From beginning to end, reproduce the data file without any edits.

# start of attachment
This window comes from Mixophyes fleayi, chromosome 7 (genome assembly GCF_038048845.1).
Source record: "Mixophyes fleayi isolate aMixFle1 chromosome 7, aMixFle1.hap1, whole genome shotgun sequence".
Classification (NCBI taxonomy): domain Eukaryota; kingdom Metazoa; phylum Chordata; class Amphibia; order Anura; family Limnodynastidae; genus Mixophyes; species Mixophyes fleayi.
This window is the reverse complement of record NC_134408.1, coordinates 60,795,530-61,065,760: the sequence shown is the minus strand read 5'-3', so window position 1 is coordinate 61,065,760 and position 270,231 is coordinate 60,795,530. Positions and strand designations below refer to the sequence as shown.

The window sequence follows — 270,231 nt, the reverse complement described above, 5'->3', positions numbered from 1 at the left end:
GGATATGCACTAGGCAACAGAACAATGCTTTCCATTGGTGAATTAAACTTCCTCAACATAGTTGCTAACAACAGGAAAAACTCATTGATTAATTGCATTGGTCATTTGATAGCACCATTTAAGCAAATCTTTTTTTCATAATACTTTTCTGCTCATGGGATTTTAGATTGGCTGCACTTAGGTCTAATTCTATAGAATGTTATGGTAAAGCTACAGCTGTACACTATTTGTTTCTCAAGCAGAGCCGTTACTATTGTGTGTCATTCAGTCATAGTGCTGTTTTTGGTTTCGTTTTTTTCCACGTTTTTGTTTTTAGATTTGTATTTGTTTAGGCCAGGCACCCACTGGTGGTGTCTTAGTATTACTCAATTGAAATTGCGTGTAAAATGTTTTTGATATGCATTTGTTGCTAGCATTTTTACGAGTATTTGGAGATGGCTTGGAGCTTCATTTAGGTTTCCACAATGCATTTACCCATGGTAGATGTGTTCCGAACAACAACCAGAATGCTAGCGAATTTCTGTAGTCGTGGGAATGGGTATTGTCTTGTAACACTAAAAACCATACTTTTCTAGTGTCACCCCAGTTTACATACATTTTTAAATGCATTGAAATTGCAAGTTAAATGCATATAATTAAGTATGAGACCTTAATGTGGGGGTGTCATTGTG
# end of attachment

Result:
This window comes from Mixophyes fleayi, chromosome 7 (genome assembly GCF_038048845.1).
Source record: "Mixophyes fleayi isolate aMixFle1 chromosome 7, aMixFle1.hap1, whole genome shotgun sequence".
Classification (NCBI taxonomy): domain Eukaryota; kingdom Metazoa; phylum Chordata; class Amphibia; order Anura; family Limnodynastidae; genus Mixophyes; species Mixophyes fleayi.
This window is the reverse complement of record NC_134408.1, coordinates 60,795,530-61,065,760: the sequence shown is the minus strand read 5'-3', so window position 1 is coordinate 61,065,760 and position 270,231 is coordinate 60,795,530. Positions and strand designations below refer to the sequence as shown.

The window sequence follows — 270,231 nt, the reverse complement described above, 5'->3', positions numbered from 1 at the left end:
GGATATGCACTAGGCAACAGAACAATGCTTTCCATTGGTGAATTAAACTTCCTCAACATAGTTGCTAACAACAGGAAAAACTCATTGATTAATTGCATTGGTCATTTGATAGCACCATTTAAGCAAATCTTTTTTTCATAATACTTTTCTGCTCATGGGATTTTAGATTGGCTGCACTTAGGTCTAATTCTATAGAATGTTATGGTAAAGCTACAGCTGTACACTATTTGTTTCTCAAGCAGAGCCGTTACTATTGTGTGTCATTCAGTCATAGTGCTGTTTTTGGTTTCGTTTTTTTCCACGTTTTTGTTTTTAGATTTGTATTTGTTTAGGCCAGGCACCCACTGGTGGTGTCTTAGTATTACTCAATTGAAATTGCGTGTAAAATGTTTTTGATATGCATTTGTTGCTAGCATTTTTACGAGTATTTGGAGATGGCTTGGAGCTTCATTTAGGTTTCCACAATGCATTTACCCATGGTAGATGTGTTCCGAACAACAACCAGAATGCTAGCGAATTTCTGTAGTCGTGGGAATGGGTATTGTCTTGTAACACTAAAAACCATACTTTTCTAGTGTCACCCCAGTTTACATACATTTTTAAATGCATTGAAATTGCAAGTTAAATGCATATAATTAAGTATGAGACCTTAATGTGGGGGTGTCATTGTG